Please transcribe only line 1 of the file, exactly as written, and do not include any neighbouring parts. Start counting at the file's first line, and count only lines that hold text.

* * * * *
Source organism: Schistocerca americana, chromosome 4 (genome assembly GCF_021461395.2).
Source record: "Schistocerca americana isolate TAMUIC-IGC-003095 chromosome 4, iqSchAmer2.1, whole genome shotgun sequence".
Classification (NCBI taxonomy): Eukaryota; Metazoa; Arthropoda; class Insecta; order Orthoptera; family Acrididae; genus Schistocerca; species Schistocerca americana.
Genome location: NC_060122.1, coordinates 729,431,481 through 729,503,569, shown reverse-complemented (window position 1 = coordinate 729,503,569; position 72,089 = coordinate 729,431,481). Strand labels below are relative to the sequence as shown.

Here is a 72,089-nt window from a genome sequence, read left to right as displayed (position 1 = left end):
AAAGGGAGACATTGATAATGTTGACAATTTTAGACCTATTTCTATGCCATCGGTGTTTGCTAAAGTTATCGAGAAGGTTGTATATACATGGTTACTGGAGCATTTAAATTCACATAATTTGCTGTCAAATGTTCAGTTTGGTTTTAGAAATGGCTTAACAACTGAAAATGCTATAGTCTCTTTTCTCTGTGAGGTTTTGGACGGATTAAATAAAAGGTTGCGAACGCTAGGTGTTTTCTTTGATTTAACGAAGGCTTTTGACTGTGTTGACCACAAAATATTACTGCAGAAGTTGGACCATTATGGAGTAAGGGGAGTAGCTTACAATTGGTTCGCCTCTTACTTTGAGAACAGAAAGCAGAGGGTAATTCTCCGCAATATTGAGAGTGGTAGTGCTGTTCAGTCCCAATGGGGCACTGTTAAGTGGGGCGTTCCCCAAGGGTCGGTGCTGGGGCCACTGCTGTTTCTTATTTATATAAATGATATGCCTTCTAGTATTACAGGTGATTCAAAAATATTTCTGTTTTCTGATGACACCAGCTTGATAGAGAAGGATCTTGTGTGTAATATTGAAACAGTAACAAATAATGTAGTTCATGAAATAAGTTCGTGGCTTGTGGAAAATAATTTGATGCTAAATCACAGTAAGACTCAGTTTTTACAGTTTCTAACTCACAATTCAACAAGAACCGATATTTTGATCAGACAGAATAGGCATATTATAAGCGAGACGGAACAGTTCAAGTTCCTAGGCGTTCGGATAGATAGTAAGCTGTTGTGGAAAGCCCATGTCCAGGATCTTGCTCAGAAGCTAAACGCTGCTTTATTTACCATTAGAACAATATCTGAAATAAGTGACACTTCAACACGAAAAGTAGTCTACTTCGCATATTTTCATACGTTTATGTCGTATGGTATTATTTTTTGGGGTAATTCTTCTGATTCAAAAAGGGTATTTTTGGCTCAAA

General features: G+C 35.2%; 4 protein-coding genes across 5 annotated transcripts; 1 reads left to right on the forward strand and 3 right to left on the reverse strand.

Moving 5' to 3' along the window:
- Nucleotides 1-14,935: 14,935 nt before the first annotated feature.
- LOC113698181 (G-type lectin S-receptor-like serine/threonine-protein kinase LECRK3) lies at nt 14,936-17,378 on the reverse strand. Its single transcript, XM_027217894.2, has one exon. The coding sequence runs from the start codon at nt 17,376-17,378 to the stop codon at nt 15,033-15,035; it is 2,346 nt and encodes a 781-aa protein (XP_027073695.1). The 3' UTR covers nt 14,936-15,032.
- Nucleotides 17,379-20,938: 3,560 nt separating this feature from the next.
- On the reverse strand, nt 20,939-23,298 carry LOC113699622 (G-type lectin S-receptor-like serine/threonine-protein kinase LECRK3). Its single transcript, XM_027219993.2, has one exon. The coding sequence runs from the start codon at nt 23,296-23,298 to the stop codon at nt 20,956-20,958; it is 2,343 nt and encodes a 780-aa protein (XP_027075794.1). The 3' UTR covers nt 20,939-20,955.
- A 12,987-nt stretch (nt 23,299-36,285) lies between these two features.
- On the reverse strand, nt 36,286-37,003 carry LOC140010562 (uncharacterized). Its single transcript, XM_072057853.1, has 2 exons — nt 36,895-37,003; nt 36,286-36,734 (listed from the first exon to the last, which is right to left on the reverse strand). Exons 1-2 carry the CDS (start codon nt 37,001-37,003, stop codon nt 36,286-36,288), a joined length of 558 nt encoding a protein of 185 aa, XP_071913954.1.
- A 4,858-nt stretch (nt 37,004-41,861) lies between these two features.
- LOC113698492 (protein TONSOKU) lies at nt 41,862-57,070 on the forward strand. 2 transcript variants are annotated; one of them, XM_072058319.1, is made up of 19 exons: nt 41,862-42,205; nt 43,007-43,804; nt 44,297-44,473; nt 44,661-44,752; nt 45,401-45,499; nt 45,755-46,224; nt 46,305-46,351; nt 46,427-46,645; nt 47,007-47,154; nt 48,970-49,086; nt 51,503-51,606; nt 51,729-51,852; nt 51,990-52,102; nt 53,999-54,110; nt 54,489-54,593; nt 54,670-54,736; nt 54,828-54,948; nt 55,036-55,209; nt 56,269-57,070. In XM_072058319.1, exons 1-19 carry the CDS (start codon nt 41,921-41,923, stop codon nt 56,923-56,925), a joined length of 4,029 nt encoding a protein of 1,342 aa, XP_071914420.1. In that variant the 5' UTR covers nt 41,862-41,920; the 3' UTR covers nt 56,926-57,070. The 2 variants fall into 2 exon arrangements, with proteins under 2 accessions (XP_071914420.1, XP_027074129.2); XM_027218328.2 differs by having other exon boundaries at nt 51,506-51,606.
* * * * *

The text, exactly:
Source organism: Schistocerca americana, chromosome 4 (genome assembly GCF_021461395.2).